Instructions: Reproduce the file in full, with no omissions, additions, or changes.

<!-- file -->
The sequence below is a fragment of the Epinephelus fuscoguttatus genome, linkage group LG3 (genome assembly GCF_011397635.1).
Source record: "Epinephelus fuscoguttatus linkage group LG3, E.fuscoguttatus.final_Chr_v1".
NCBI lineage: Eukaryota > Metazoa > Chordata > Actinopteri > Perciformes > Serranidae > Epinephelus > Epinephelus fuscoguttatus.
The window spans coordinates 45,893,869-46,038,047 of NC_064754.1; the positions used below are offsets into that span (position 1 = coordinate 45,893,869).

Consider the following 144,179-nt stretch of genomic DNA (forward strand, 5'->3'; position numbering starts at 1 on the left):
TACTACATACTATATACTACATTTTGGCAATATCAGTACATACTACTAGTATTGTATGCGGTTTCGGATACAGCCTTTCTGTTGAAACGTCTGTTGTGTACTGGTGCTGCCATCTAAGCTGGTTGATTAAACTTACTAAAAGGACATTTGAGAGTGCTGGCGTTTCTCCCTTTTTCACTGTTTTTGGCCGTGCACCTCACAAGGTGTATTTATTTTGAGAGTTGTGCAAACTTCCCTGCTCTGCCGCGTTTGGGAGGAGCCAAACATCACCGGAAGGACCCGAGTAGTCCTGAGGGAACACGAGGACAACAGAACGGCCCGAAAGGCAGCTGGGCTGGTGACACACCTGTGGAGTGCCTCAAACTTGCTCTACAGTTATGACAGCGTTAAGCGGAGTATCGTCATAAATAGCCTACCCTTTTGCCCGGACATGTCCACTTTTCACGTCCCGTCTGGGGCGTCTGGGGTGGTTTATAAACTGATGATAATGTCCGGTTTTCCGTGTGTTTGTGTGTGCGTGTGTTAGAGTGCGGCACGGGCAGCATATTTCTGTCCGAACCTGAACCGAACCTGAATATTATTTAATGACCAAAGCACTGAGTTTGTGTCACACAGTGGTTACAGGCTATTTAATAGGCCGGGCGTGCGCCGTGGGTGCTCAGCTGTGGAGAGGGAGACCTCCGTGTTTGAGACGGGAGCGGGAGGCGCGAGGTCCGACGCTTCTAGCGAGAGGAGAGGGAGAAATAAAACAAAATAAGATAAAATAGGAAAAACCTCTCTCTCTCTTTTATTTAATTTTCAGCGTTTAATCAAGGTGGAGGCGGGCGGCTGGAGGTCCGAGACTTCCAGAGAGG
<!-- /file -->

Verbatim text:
The sequence below is a fragment of the Epinephelus fuscoguttatus genome, linkage group LG3 (genome assembly GCF_011397635.1).
Source record: "Epinephelus fuscoguttatus linkage group LG3, E.fuscoguttatus.final_Chr_v1".
NCBI lineage: Eukaryota > Metazoa > Chordata > Actinopteri > Perciformes > Serranidae > Epinephelus > Epinephelus fuscoguttatus.
The window spans coordinates 45,893,869-46,038,047 of NC_064754.1; the positions used below are offsets into that span (position 1 = coordinate 45,893,869).

Consider the following 144,179-nt stretch of genomic DNA (forward strand, 5'->3'; position numbering starts at 1 on the left):
TACTACATACTATATACTACATTTTGGCAATATCAGTACATACTACTAGTATTGTATGCGGTTTCGGATACAGCCTTTCTGTTGAAACGTCTGTTGTGTACTGGTGCTGCCATCTAAGCTGGTTGATTAAACTTACTAAAAGGACATTTGAGAGTGCTGGCGTTTCTCCCTTTTTCACTGTTTTTGGCCGTGCACCTCACAAGGTGTATTTATTTTGAGAGTTGTGCAAACTTCCCTGCTCTGCCGCGTTTGGGAGGAGCCAAACATCACCGGAAGGACCCGAGTAGTCCTGAGGGAACACGAGGACAACAGAACGGCCCGAAAGGCAGCTGGGCTGGTGACACACCTGTGGAGTGCCTCAAACTTGCTCTACAGTTATGACAGCGTTAAGCGGAGTATCGTCATAAATAGCCTACCCTTTTGCCCGGACATGTCCACTTTTCACGTCCCGTCTGGGGCGTCTGGGGTGGTTTATAAACTGATGATAATGTCCGGTTTTCCGTGTGTTTGTGTGTGCGTGTGTTAGAGTGCGGCACGGGCAGCATATTTCTGTCCGAACCTGAACCGAACCTGAATATTATTTAATGACCAAAGCACTGAGTTTGTGTCACACAGTGGTTACAGGCTATTTAATAGGCCGGGCGTGCGCCGTGGGTGCTCAGCTGTGGAGAGGGAGACCTCCGTGTTTGAGACGGGAGCGGGAGGCGCGAGGTCCGACGCTTCTAGCGAGAGGAGAGGGAGAAATAAAACAAAATAAGATAAAATAGGAAAAACCTCTCTCTCTCTTTTATTTAATTTTCAGCGTTTAATCAAGGTGGAGGCGGGCGGCTGGAGGTCCGAGACTTCCAGAGAGG